In New Hampshire, you may represent yourself in small claims court, or you may hire an attorney to do so. An attorney can give you advice about your suit and what evidence you'll need to win your case. In most instances, you may ask the court to include your attorney's fees in the amount of the judgment if you win the case.
The district court clerk may help you complete the Small Claims Complaint, like telling you whose name goes where and where you should sign. She can't, however, give you legal advice about your claim, such as whether the statute of limitations on your claim has expired. After your papers are filed, the clerk will send you a copy of the completed form. He'll also make sure that a copy of it is sent to (or "served on") the defendant.
The papers sent to the defendant will show a date by which he has to "answer" or your complaint, otherwise he may lose automatically. The court clerk will schedule a hearing after the defendant answers and he'll notify you both about the date and time of the hearing.
Trial or "Hearing"
Sometimes a case is settled before the "hearing" or trial, such as when the defendant pays what it owes you, for example. Other times your case may be heard by a mediator. He listens to you and the defendant, asks questions, and tries to get you both to reach an agreement. If neither of these happens in your case, a judge will hold a hearing and decide who wins. At the hearing, you, the defendant and all witnesses will be sworn in. You'll tell your side of the story first, and the defendant will get a turn. You'll each have a chance to ask each other question, as well as question any witnesses.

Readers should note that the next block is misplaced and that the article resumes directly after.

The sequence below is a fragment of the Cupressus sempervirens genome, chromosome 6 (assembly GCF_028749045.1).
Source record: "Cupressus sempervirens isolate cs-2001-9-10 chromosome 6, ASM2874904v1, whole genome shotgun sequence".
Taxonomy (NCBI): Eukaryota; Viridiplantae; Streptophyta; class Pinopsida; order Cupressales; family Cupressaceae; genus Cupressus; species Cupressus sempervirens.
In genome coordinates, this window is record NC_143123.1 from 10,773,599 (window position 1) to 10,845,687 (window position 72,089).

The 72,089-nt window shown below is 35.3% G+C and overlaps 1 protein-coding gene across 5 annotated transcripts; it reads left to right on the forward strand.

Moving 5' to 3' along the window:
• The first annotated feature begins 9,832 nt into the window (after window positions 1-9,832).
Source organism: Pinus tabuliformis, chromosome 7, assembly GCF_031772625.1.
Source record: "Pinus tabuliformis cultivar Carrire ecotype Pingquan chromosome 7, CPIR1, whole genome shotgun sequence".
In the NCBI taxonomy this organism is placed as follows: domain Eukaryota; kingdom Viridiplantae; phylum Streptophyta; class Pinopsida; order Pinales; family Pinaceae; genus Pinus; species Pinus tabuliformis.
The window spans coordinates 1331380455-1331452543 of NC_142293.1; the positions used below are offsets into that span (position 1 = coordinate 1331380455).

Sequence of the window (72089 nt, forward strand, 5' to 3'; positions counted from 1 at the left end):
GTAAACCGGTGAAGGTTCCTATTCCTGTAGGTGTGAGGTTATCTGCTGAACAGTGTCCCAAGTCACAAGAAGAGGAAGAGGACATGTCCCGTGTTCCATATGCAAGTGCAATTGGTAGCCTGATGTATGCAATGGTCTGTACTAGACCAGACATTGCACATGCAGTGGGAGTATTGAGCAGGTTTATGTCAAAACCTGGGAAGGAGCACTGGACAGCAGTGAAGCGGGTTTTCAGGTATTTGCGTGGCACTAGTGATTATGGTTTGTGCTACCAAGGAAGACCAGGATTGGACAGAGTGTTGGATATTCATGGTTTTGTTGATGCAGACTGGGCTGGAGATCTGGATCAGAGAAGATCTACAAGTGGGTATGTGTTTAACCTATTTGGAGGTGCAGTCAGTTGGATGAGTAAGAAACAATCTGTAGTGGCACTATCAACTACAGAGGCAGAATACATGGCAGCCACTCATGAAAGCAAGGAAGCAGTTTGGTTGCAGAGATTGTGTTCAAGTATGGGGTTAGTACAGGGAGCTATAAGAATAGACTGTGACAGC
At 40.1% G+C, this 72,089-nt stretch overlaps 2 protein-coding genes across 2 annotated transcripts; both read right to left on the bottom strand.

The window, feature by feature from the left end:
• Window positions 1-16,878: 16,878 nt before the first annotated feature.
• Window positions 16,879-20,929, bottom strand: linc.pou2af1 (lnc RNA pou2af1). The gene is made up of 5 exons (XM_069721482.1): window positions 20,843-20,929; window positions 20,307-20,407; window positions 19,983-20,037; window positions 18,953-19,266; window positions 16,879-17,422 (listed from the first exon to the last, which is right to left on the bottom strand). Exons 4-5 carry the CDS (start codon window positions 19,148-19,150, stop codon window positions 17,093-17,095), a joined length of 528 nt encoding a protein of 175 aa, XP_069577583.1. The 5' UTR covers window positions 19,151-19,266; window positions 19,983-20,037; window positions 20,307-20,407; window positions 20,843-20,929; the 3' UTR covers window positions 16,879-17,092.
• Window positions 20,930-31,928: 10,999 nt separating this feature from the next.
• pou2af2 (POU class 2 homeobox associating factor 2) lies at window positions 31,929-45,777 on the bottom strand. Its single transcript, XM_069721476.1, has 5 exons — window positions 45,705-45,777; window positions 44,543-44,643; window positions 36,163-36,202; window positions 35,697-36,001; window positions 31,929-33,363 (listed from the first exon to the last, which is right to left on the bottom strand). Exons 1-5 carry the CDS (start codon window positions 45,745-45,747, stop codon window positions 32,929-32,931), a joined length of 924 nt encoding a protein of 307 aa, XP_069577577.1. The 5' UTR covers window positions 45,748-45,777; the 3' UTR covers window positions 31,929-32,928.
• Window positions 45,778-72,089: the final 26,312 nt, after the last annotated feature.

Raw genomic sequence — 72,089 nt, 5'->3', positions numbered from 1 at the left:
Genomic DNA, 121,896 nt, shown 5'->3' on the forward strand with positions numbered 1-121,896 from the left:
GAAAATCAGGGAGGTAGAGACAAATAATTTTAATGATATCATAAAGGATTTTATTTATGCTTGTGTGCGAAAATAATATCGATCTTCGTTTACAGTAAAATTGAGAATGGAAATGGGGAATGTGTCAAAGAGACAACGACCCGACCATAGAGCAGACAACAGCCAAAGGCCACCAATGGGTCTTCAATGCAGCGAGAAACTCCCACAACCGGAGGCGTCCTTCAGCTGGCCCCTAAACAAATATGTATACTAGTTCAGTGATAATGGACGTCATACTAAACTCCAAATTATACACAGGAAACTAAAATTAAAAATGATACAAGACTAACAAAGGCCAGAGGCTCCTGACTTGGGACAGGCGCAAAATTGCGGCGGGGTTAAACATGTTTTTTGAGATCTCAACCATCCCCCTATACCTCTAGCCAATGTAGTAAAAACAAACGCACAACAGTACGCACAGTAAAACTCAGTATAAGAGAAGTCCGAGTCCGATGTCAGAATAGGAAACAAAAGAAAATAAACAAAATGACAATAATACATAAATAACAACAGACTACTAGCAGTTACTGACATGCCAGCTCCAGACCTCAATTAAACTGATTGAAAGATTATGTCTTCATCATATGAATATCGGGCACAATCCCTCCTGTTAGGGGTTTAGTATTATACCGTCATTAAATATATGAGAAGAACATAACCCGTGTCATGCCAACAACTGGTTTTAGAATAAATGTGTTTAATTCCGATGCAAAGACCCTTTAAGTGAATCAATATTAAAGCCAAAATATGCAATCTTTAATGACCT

There are no jury trials in the New Hampshire small claims court. The exception is when you sue for more than $1,500 and the defendant demands a jury. If this happens, the case will be moved out of the small claims court and into the local superior court where it will be a much more complicated legal process for both parties.
The judgment is the decision given by the judge. After hearing the arguments of both parties, the judge may make an immediate decision, or she may need more time to think about the case. When this happens, you'll be notified by mail when the decision has been made.
If the judgment is in favor of the defendant, the case is over and you can't recover any money or damages. If the judgment is in your favor, it will specify how much the defendant must pay you. Both you and the defendant, however, have 30 days to appeal the decision, that is, ask that the case be looked again by a higher court.
Small Claims Court Procedural Rules
The Rules of the District Courts of the State of New Hampshire, and especially the "Rules for Small Claims Actions" within those rules, can tell you more about how the small claims process works.
Questions for Your Attorney
- I have a claim against a general contractor for $5,900. How much will you charge me to file suit against him in a court other than small claims court?
- My family and I moved out of a public school system and it won't give me a refund on administrative fees I paid at the beginning of the year for my son. Can I sue the school district in small claims court?
- If I hire you to go to small claims court, do I have to be there at trial, too?